Many years ago, I worked for an HR manager who said our personal problems were “a coat that we should hang on the door on our way into the office, to be collected at the end of the day”. I didn’t buy into that idea then and I still don’t today. Fortunately, most employers in 2023 would see that as an outdated approach that puts the wellbeing of the employee at risk.
Working from home trends aside, most people spend too many of their waking hours in the workplace to be expected to put on a mask that conceals problems they are dealing with in their personal life.
That’s why employers need to create an environment where workers feel safe in the knowledge that they can talk about these matters at work and be supported rather than judged.
During October, the South Australian Business Chamber is taking a close look at the mental health and well-being of business owners and employees as part of its annual mental health workplace challenge and mentally healthy business breakfast event.
The initiative is in honour of Mental Health Awareness Month, celebrated worldwide every October. This year, the global theme is to “have a conversation”, encouraging people to openly discuss mental health and personal struggles within their communities.
For some people, the fact their employment is at arm’s length from their personal life, may make having these important conversations with a colleague or manager at work easier than at home. For this to occur, the workplace culture needs to be one where workers feel a sense of belonging and trust. It also needs to have processes in place where significant matters can be confidentially managed in a way that is not detrimental to the worker’s mental health.
Business leaders should also recognise that personal problems may be linked to workplace issues. Work-life balance, bullying, stress, and sexual harassment are among the top issues impacting employees’ mental health, so removing or managing the triggers for these is critical.
It’s the responsibility of business owners and managers to identify and address what’s known as psychosocial hazards in the workplace. Creating a psychosocial safety climate (PSC) is now considered as best practice in this area.
In organisations that deliver a high PSC, the well-being and safety of workers are prioritised and efforts are made to involve workers in designing jobs and programmes that help create a safe and healthy work environment.
There is value in this approach for both the employee and the business.
Evidence suggests that PSC helps deal with work stress and is linked to higher levels of job satisfaction, work engagement and productivity. Productivity is improved as issues that normally impact negatively, such as absenteeism or high turnover, are reduced or eliminated in this environment.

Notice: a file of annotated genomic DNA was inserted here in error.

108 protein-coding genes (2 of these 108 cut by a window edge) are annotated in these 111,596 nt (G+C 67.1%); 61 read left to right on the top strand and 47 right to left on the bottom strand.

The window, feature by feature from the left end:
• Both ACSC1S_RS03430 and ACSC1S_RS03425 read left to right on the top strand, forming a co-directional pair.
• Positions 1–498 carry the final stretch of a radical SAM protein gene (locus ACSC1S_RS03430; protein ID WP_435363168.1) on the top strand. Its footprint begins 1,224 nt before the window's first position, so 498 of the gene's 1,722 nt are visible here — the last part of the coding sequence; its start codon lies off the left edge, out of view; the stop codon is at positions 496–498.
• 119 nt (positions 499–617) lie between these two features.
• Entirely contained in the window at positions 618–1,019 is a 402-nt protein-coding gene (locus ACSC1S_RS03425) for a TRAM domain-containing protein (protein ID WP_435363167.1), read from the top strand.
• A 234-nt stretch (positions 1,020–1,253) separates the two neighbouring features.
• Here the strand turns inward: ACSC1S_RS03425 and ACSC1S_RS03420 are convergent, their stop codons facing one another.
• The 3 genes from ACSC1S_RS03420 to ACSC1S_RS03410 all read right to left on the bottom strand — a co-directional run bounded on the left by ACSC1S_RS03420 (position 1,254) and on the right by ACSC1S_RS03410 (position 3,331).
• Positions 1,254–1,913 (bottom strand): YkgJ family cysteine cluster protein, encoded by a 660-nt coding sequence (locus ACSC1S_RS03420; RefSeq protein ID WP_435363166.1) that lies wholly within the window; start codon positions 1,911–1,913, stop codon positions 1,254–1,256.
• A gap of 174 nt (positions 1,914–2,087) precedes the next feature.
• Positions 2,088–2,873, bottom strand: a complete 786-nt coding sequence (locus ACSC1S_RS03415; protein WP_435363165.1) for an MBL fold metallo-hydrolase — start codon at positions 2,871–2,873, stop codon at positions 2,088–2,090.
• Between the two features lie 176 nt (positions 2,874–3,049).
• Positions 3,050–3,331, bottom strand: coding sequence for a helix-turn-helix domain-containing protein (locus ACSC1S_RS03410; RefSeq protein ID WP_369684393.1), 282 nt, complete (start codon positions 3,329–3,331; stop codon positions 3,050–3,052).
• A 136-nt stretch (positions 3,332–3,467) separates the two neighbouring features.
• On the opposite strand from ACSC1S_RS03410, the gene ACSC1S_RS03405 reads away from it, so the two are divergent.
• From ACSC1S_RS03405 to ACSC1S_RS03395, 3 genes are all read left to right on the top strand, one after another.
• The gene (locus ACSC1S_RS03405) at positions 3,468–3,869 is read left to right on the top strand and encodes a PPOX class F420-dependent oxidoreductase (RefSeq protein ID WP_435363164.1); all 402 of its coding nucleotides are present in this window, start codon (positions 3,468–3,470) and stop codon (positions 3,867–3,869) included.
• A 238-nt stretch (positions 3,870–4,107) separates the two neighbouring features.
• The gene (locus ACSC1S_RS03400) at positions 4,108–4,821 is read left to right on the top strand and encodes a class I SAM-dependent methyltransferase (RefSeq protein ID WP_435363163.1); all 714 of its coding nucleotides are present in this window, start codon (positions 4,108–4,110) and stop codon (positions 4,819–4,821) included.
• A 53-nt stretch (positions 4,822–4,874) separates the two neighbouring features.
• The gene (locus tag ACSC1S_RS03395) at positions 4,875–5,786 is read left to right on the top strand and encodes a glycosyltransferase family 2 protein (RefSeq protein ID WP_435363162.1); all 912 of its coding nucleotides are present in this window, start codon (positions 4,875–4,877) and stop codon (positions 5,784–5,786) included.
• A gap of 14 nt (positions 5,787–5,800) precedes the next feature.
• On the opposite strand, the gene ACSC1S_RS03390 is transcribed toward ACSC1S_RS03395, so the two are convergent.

Psychological safety is just as much the responsibility of the employer as physical workplace safety, with equal penalties applicable for operators who neglect to take it just as seriously.
Creating the environment is one thing, but how do we encourage the conversation?
Sharing personal experiences about mental health can build a working environment where people are comfortable seeking the support they need. Talking about mental wellbeing the same way you would physical health also helps. Normalising the conversation can be assisted by staff appreciating the statistics behind the widespread prevalence of mental illness in our community.
Beyond Blue reports nearly 1 in 5 people experiences poor mental health each year, with more than half of all Australians facing such challenges at some point in their lives. Recognising that just like physical illness, mental illness can affect us irrespective of age, job, background or personality is a good start. There is plenty of data available to share with staff to build awareness.
Further educating and training staff on mental health conditions and providing the tools that help them recognise an issue and the next steps to take are equally important.
While mental health in the workplace needs to be managed 365 days of the year, this October, use Mental Health Awareness Month as a catalyst to start the conversation in yours.
To learn more about the South Australian Business Chamber’s mental health workplace challenge during October, or for tickets to South Australia’s Biggest Mentally Healthy Business Breakfast, click here.